The Geo-Hut is adjacent to the derrick, hooked up to electric with heaters blasting 24/7 to deal with snow and deteriorating weather. This snow started yesterday and has intermittently laid a six inch blanket atop the Geo-Hut roof. Inside the trailer, one bunk is covered with clothes and gear, a sleeping bag is on the other. In a separate room is a desk, a microscope, and a place to spread geological maps. A bag of groceries is on the floor by the front door. There is no stove or frig and the portable toilet is at the edge of the drill site, in the field.
Max has been here several days, arriving after the well was surveyed and spudded, taking notes and analysing samples kicked up as the drill bit grinds through four different pay zones. There are long stretches in the drilling where nothing happens, then short quick stretches of anxiety or exhilaration when the drill bit enters a pay zone.
This evening, late, the creators of this business plan peer at samples, measure how the interior of the Earth is conforming to their mental picture of it, wait for more samples, decide which zones need to be tested to see if they are to be profitable. This well is the end of a long process of coming up with a prospect, leasing land, selling the deal to investors, lining up a driller, making sure your t’s are crossed and your i’s are dotted.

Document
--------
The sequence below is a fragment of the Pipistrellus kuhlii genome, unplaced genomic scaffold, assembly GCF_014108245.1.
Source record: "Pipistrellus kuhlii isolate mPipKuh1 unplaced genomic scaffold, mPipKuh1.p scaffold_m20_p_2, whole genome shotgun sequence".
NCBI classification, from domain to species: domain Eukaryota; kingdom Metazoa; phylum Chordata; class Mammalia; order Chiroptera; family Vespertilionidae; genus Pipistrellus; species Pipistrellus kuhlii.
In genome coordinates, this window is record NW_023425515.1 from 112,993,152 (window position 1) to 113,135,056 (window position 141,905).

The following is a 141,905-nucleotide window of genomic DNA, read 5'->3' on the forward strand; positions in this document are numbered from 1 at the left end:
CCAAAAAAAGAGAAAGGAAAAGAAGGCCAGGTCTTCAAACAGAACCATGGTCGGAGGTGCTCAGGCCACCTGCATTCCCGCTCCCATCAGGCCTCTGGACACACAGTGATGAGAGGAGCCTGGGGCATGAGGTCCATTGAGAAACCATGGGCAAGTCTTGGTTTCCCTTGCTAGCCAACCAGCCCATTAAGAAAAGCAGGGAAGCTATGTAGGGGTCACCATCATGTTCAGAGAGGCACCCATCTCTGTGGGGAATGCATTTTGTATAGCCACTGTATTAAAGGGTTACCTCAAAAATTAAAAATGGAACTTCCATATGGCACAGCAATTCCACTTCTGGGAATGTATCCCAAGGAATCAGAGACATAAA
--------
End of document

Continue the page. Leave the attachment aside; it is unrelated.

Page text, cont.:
As an oil geologist, this is what you do for a living.. As an investor, this is your gamble.
We don’t stay all night, have a hotel room in Benkleman heated with three little electric heaters plugged into the walls for heat. Tomorrow morning, early, we’ll be back.
The oil business is predictably unpredictable.